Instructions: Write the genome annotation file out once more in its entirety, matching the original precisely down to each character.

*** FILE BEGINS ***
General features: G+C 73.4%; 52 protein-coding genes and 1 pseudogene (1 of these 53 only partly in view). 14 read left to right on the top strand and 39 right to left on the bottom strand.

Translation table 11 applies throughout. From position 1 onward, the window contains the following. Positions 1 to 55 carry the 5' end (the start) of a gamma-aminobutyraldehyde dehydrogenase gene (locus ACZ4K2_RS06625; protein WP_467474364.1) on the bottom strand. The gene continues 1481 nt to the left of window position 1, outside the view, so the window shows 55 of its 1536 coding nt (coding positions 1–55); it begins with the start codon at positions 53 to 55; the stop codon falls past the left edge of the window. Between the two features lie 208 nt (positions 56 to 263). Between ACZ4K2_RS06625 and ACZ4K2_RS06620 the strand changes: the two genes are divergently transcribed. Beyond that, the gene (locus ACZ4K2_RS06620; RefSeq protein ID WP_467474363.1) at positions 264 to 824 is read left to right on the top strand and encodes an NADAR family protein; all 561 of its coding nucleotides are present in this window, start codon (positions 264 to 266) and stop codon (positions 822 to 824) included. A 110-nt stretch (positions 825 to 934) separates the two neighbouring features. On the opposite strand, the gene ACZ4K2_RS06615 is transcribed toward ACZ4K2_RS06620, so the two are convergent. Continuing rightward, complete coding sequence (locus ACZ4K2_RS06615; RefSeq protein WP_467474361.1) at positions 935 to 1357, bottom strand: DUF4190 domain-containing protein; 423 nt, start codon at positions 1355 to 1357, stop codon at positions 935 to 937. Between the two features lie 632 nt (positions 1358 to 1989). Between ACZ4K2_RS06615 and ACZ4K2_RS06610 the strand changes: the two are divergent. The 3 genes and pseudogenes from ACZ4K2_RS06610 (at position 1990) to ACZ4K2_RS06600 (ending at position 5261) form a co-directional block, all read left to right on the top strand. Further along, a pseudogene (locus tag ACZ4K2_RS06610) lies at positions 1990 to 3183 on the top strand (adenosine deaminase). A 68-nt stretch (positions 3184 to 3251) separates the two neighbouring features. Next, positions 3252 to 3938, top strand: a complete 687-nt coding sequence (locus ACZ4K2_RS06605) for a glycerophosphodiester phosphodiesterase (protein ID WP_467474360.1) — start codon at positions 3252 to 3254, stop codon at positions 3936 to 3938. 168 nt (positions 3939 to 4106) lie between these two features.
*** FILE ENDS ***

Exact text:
General features: G+C 73.4%; 52 protein-coding genes and 1 pseudogene (1 of these 53 only partly in view). 14 read left to right on the top strand and 39 right to left on the bottom strand.

Translation table 11 applies throughout. From position 1 onward, the window contains the following. Positions 1 to 55 carry the 5' end (the start) of a gamma-aminobutyraldehyde dehydrogenase gene (locus ACZ4K2_RS06625; protein WP_467474364.1) on the bottom strand. The gene continues 1481 nt to the left of window position 1, outside the view, so the window shows 55 of its 1536 coding nt (coding positions 1–55); it begins with the start codon at positions 53 to 55; the stop codon falls past the left edge of the window. Between the two features lie 208 nt (positions 56 to 263). Between ACZ4K2_RS06625 and ACZ4K2_RS06620 the strand changes: the two genes are divergently transcribed. Beyond that, the gene (locus ACZ4K2_RS06620; RefSeq protein ID WP_467474363.1) at positions 264 to 824 is read left to right on the top strand and encodes an NADAR family protein; all 561 of its coding nucleotides are present in this window, start codon (positions 264 to 266) and stop codon (positions 822 to 824) included. A 110-nt stretch (positions 825 to 934) separates the two neighbouring features. On the opposite strand, the gene ACZ4K2_RS06615 is transcribed toward ACZ4K2_RS06620, so the two are convergent. Continuing rightward, complete coding sequence (locus ACZ4K2_RS06615; RefSeq protein WP_467474361.1) at positions 935 to 1357, bottom strand: DUF4190 domain-containing protein; 423 nt, start codon at positions 1355 to 1357, stop codon at positions 935 to 937. Between the two features lie 632 nt (positions 1358 to 1989). Between ACZ4K2_RS06615 and ACZ4K2_RS06610 the strand changes: the two are divergent. The 3 genes and pseudogenes from ACZ4K2_RS06610 (at position 1990) to ACZ4K2_RS06600 (ending at position 5261) form a co-directional block, all read left to right on the top strand. Further along, a pseudogene (locus tag ACZ4K2_RS06610) lies at positions 1990 to 3183 on the top strand (adenosine deaminase). A 68-nt stretch (positions 3184 to 3251) separates the two neighbouring features. Next, positions 3252 to 3938, top strand: a complete 687-nt coding sequence (locus ACZ4K2_RS06605) for a glycerophosphodiester phosphodiesterase (protein ID WP_467474360.1) — start codon at positions 3252 to 3254, stop codon at positions 3936 to 3938. 168 nt (positions 3939 to 4106) lie between these two features.